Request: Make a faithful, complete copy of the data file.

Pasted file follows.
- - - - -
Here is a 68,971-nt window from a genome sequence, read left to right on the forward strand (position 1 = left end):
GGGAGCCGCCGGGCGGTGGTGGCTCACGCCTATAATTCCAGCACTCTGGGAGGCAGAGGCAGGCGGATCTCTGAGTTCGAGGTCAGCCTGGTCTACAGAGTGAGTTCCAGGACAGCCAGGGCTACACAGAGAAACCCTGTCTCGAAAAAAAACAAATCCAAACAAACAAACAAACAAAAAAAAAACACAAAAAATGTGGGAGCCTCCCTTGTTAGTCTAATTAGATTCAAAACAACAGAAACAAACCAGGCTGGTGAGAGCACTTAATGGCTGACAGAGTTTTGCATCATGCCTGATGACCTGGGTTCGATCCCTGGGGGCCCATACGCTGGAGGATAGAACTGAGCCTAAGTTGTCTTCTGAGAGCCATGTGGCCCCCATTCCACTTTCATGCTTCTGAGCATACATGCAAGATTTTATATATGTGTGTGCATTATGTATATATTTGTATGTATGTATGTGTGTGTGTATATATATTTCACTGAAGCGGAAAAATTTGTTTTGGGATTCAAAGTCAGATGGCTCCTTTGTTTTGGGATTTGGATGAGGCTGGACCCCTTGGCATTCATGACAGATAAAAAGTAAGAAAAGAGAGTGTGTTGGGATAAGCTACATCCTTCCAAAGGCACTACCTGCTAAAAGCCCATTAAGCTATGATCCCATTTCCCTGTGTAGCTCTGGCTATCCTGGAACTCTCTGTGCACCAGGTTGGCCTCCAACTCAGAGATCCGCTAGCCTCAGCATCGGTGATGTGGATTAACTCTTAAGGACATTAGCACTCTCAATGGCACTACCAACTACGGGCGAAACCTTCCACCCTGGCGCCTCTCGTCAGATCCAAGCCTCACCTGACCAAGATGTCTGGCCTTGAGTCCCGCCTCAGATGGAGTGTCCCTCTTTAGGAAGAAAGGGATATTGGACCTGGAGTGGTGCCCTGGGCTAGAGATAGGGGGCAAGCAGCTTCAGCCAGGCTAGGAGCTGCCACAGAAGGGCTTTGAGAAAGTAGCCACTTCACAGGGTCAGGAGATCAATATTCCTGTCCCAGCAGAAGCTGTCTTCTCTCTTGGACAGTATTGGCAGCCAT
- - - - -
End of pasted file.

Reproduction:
Here is a 68,971-nt window from a genome sequence, read left to right on the forward strand (position 1 = left end):
GGGAGCCGCCGGGCGGTGGTGGCTCACGCCTATAATTCCAGCACTCTGGGAGGCAGAGGCAGGCGGATCTCTGAGTTCGAGGTCAGCCTGGTCTACAGAGTGAGTTCCAGGACAGCCAGGGCTACACAGAGAAACCCTGTCTCGAAAAAAAACAAATCCAAACAAACAAACAAACAAAAAAAAAACACAAAAAATGTGGGAGCCTCCCTTGTTAGTCTAATTAGATTCAAAACAACAGAAACAAACCAGGCTGGTGAGAGCACTTAATGGCTGACAGAGTTTTGCATCATGCCTGATGACCTGGGTTCGATCCCTGGGGGCCCATACGCTGGAGGATAGAACTGAGCCTAAGTTGTCTTCTGAGAGCCATGTGGCCCCCATTCCACTTTCATGCTTCTGAGCATACATGCAAGATTTTATATATGTGTGTGCATTATGTATATATTTGTATGTATGTATGTGTGTGTGTATATATATTTCACTGAAGCGGAAAAATTTGTTTTGGGATTCAAAGTCAGATGGCTCCTTTGTTTTGGGATTTGGATGAGGCTGGACCCCTTGGCATTCATGACAGATAAAAAGTAAGAAAAGAGAGTGTGTTGGGATAAGCTACATCCTTCCAAAGGCACTACCTGCTAAAAGCCCATTAAGCTATGATCCCATTTCCCTGTGTAGCTCTGGCTATCCTGGAACTCTCTGTGCACCAGGTTGGCCTCCAACTCAGAGATCCGCTAGCCTCAGCATCGGTGATGTGGATTAACTCTTAAGGACATTAGCACTCTCAATGGCACTACCAACTACGGGCGAAACCTTCCACCCTGGCGCCTCTCGTCAGATCCAAGCCTCACCTGACCAAGATGTCTGGCCTTGAGTCCCGCCTCAGATGGAGTGTCCCTCTTTAGGAAGAAAGGGATATTGGACCTGGAGTGGTGCCCTGGGCTAGAGATAGGGGGCAAGCAGCTTCAGCCAGGCTAGGAGCTGCCACAGAAGGGCTTTGAGAAAGTAGCCACTTCACAGGGTCAGGAGATCAATATTCCTGTCCCAGCAGAAGCTGTCTTCTCTCTTGGACAGTATTGGCAGCCAT